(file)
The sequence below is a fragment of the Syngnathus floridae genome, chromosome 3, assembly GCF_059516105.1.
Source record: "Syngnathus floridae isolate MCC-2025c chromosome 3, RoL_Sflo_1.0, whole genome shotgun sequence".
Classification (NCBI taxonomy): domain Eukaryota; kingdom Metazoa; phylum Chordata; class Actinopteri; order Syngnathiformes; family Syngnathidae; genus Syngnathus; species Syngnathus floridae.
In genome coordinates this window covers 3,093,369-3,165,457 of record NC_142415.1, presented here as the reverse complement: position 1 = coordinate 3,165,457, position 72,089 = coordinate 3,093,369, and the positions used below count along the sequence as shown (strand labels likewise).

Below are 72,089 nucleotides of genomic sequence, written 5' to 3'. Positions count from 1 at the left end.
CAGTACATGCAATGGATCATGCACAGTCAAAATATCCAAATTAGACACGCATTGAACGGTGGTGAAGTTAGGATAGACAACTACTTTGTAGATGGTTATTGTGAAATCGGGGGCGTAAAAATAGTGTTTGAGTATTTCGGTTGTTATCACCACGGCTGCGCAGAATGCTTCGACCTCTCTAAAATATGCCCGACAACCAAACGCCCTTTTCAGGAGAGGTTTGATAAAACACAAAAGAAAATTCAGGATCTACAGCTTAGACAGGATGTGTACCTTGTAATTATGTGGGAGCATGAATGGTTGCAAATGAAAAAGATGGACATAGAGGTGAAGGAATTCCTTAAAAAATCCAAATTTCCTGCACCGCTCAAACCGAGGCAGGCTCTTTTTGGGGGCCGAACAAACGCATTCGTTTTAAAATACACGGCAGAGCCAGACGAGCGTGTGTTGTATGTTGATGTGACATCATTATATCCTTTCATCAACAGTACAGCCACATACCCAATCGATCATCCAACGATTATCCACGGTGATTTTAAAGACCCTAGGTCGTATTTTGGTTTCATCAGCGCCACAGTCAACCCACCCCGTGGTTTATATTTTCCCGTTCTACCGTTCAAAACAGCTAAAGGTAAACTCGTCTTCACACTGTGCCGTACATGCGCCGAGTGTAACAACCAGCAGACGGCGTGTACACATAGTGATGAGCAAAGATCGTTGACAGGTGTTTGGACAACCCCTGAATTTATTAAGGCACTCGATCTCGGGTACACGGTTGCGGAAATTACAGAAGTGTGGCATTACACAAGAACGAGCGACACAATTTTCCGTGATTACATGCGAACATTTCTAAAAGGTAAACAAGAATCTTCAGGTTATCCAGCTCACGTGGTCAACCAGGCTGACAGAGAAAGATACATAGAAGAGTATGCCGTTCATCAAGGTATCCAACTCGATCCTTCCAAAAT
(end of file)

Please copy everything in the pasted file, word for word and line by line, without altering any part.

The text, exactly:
The sequence below is a fragment of the Syngnathus floridae genome, chromosome 3, assembly GCF_059516105.1.
Source record: "Syngnathus floridae isolate MCC-2025c chromosome 3, RoL_Sflo_1.0, whole genome shotgun sequence".
Classification (NCBI taxonomy): domain Eukaryota; kingdom Metazoa; phylum Chordata; class Actinopteri; order Syngnathiformes; family Syngnathidae; genus Syngnathus; species Syngnathus floridae.
In genome coordinates this window covers 3,093,369-3,165,457 of record NC_142415.1, presented here as the reverse complement: position 1 = coordinate 3,165,457, position 72,089 = coordinate 3,093,369, and the positions used below count along the sequence as shown (strand labels likewise).

Below are 72,089 nucleotides of genomic sequence, written 5' to 3'. Positions count from 1 at the left end.
CAGTACATGCAATGGATCATGCACAGTCAAAATATCCAAATTAGACACGCATTGAACGGTGGTGAAGTTAGGATAGACAACTACTTTGTAGATGGTTATTGTGAAATCGGGGGCGTAAAAATAGTGTTTGAGTATTTCGGTTGTTATCACCACGGCTGCGCAGAATGCTTCGACCTCTCTAAAATATGCCCGACAACCAAACGCCCTTTTCAGGAGAGGTTTGATAAAACACAAAAGAAAATTCAGGATCTACAGCTTAGACAGGATGTGTACCTTGTAATTATGTGGGAGCATGAATGGTTGCAAATGAAAAAGATGGACATAGAGGTGAAGGAATTCCTTAAAAAATCCAAATTTCCTGCACCGCTCAAACCGAGGCAGGCTCTTTTTGGGGGCCGAACAAACGCATTCGTTTTAAAATACACGGCAGAGCCAGACGAGCGTGTGTTGTATGTTGATGTGACATCATTATATCCTTTCATCAACAGTACAGCCACATACCCAATCGATCATCCAACGATTATCCACGGTGATTTTAAAGACCCTAGGTCGTATTTTGGTTTCATCAGCGCCACAGTCAACCCACCCCGTGGTTTATATTTTCCCGTTCTACCGTTCAAAACAGCTAAAGGTAAACTCGTCTTCACACTGTGCCGTACATGCGCCGAGTGTAACAACCAGCAGACGGCGTGTACACATAGTGATGAGCAAAGATCGTTGACAGGTGTTTGGACAACCCCTGAATTTATTAAGGCACTCGATCTCGGGTACACGGTTGCGGAAATTACAGAAGTGTGGCATTACACAAGAACGAGCGACACAATTTTCCGTGATTACATGCGAACATTTCTAAAAGGTAAACAAGAATCTTCAGGTTATCCAGCTCACGTGGTCAACCAGGCTGACAGAGAAAGATACATAGAAGAGTATGCCGTTCATCAAGGTATCCAACTCGATCCTTCCAAAAT